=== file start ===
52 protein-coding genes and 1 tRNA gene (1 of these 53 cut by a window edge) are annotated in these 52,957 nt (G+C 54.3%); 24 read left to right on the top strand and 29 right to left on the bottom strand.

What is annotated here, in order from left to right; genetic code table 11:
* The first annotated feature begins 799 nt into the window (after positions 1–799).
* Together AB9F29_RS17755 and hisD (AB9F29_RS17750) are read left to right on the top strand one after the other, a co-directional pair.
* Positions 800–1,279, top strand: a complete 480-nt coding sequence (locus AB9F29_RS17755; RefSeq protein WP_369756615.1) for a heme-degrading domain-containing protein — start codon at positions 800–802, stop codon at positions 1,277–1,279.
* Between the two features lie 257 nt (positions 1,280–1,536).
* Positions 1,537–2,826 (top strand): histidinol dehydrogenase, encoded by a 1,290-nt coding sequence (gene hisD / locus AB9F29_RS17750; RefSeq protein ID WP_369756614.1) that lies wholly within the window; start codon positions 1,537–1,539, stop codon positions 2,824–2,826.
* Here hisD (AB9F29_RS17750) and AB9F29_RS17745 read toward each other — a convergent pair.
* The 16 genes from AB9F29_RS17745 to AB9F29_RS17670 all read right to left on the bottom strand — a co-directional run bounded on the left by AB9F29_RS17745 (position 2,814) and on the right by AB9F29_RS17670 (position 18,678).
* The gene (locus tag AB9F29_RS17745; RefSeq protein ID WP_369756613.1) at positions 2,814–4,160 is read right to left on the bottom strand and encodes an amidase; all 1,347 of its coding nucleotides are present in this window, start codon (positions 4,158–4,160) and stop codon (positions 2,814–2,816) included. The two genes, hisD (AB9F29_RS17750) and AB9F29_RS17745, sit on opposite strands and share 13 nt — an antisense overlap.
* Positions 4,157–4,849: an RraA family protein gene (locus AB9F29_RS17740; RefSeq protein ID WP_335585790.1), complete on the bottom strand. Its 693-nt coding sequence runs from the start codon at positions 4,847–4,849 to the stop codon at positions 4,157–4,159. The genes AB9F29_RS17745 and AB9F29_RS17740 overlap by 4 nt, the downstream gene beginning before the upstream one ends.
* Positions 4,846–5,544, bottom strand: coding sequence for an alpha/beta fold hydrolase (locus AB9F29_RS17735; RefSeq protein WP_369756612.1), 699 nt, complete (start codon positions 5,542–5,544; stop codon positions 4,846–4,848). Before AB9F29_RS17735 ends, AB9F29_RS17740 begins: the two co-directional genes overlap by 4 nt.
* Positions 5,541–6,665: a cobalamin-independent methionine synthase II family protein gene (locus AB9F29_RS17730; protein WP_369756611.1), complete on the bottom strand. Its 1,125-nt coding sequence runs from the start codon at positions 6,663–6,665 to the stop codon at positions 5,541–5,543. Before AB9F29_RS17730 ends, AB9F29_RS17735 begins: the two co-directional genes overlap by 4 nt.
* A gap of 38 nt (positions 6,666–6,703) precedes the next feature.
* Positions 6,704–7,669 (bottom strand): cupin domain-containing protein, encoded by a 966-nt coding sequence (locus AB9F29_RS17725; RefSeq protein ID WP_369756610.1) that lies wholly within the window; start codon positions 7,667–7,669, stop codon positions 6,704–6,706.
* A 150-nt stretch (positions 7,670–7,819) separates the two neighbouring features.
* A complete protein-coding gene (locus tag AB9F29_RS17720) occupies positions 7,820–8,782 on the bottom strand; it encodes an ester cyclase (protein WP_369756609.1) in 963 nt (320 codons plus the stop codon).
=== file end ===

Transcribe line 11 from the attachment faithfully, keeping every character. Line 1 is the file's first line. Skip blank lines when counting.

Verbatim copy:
* Positions 4,157–4,849: an RraA family protein gene (locus AB9F29_RS17740; RefSeq protein ID WP_335585790.1), complete on the bottom strand. Its 693-nt coding sequence runs from the start codon at positions 4,847–4,849 to the stop codon at positions 4,157–4,159. The genes AB9F29_RS17745 and AB9F29_RS17740 overlap by 4 nt, the downstream gene beginning before the upstream one ends.